Blundering start-ups are falling at the first hurdle… recruiting staff.
From demanding personality test scores to recruiting mirror images of their founders, Forbes contributor J. Maureen Henderson has unearthed shockingly common gaffes start-ups make due to lack of recruitment nous.
So if you’re in the start-up game yourself (or asked to recruit for one), here’s the traps to look out for and to avoid at all costs:
‘We’re so similar, it’s uncanny…’
Young white guys hiring other young white guys… it hardly makes for diversity, does it? And therein lies the problem, as research shows a lack of diversity in hiring can stifle innovation. If you hire someone just like you, then together you’ll likely keep making products for people just like you – chopping out whole other markets.
‘We’ll find you something to do….’
You know that feeling when you spot a great gadget that you just have to have (even though you’re not quite sure what to do with it)? Constantly window-shopping for new colleagues can be a bit like that. Yes they’re bright, stylish; even a great wit, but if you can’t articulate why specifically they’ll add value to your start-up – and how you plan to get a return on your investment – then respect them and yourself enough to walk away.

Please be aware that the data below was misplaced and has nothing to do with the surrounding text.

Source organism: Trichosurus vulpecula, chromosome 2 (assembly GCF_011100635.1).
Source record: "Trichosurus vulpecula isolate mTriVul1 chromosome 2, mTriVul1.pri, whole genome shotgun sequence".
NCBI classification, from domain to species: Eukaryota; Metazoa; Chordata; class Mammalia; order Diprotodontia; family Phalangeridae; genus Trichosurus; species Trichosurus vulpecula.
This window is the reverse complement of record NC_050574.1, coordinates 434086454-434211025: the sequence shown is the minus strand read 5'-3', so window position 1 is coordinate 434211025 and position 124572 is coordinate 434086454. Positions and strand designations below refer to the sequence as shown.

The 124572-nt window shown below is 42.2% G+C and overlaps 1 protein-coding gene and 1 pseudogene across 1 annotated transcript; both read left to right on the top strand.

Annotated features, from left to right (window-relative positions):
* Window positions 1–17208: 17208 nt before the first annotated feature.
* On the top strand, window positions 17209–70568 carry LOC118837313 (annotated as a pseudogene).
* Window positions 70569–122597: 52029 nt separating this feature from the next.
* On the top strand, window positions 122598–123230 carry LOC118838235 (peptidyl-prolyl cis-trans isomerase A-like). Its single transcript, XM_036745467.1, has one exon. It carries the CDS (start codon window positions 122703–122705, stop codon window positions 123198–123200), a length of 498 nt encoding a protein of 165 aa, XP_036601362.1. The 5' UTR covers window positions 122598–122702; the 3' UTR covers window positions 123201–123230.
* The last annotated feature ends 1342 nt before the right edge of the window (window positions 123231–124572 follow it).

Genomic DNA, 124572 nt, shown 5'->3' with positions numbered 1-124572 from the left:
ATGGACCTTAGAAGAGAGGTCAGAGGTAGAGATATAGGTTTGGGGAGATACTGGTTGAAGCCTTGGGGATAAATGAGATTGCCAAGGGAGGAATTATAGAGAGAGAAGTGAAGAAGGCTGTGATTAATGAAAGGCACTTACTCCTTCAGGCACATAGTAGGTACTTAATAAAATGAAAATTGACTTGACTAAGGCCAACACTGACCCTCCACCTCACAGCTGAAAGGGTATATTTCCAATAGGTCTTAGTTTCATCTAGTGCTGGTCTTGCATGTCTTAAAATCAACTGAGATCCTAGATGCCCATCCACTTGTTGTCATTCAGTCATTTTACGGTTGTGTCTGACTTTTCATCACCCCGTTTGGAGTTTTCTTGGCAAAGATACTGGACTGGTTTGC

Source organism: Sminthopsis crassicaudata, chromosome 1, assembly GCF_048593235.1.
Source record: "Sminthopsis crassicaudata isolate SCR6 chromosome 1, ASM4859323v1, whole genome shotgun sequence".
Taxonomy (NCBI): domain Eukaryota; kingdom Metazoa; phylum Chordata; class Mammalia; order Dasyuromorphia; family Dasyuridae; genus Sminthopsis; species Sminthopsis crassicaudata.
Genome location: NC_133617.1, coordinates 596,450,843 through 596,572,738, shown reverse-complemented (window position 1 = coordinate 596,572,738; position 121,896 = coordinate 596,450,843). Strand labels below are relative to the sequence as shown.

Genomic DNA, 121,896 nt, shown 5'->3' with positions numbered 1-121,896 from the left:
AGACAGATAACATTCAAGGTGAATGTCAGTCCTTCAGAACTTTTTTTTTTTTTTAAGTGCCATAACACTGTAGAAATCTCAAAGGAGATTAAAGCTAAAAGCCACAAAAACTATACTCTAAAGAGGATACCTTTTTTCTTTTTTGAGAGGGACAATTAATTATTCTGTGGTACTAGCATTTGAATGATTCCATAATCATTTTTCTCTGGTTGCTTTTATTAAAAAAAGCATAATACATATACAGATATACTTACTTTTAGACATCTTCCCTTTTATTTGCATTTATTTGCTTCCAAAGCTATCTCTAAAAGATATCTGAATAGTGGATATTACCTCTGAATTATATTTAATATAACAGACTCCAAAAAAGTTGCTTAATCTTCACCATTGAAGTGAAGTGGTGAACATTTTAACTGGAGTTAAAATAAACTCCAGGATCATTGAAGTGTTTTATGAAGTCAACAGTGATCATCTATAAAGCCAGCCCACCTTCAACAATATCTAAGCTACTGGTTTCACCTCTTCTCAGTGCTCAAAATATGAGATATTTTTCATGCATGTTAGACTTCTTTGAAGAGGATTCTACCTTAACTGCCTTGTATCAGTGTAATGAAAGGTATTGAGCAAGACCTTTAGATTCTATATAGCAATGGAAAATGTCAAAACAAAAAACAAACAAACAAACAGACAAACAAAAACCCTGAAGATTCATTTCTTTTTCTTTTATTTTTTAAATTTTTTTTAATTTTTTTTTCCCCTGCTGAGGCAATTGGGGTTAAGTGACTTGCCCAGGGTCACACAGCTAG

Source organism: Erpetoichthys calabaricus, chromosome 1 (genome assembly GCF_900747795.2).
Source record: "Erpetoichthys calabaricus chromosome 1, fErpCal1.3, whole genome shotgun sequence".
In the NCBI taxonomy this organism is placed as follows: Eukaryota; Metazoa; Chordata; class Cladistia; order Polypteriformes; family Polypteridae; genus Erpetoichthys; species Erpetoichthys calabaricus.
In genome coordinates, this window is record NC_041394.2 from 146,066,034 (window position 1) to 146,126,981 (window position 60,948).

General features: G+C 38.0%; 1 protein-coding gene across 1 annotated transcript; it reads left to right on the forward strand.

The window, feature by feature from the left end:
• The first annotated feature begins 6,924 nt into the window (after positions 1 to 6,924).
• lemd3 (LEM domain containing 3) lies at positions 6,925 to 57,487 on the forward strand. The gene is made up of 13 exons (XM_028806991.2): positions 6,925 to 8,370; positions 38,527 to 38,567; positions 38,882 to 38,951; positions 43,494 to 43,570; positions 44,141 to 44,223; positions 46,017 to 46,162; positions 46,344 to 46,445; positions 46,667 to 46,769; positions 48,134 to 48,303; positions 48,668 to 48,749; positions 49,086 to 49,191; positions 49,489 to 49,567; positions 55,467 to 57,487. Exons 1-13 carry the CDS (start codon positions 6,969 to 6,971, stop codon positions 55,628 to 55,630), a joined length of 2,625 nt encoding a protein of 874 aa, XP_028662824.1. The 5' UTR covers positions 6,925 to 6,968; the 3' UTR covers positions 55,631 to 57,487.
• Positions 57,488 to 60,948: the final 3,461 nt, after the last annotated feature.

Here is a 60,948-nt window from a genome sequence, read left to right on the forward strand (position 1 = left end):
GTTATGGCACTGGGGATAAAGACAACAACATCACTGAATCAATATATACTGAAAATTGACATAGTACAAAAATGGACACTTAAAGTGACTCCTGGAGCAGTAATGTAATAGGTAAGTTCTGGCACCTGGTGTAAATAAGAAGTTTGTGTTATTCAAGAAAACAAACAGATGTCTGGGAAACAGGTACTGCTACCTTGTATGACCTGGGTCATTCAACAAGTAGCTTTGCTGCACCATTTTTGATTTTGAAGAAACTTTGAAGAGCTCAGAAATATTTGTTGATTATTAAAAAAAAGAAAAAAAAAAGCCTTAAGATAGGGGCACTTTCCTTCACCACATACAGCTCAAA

‘All the Starbucks you can ever drink…’
Perks don’t make up for a salary that, let’s face it, isn’t too perky – and they certainly don’t compensate for a bad company culture. As Henderson writes: ‘If your company’s values exist only as a slide in a VC presentation deck, your potential hires will be able to sniff that out as quickly as they inhale the single-origin Ethiopian roast brewing in the company cafeteria.’
‘The diva fit that broke the camel’s back’
Star + star = amazing galaxy, right? Not in the start-up world. Too many stars with their competing egos seriously influence the argument-to-work ratio. What’s needed is a balance of talents where everyone gets to shine and to add value in their own way.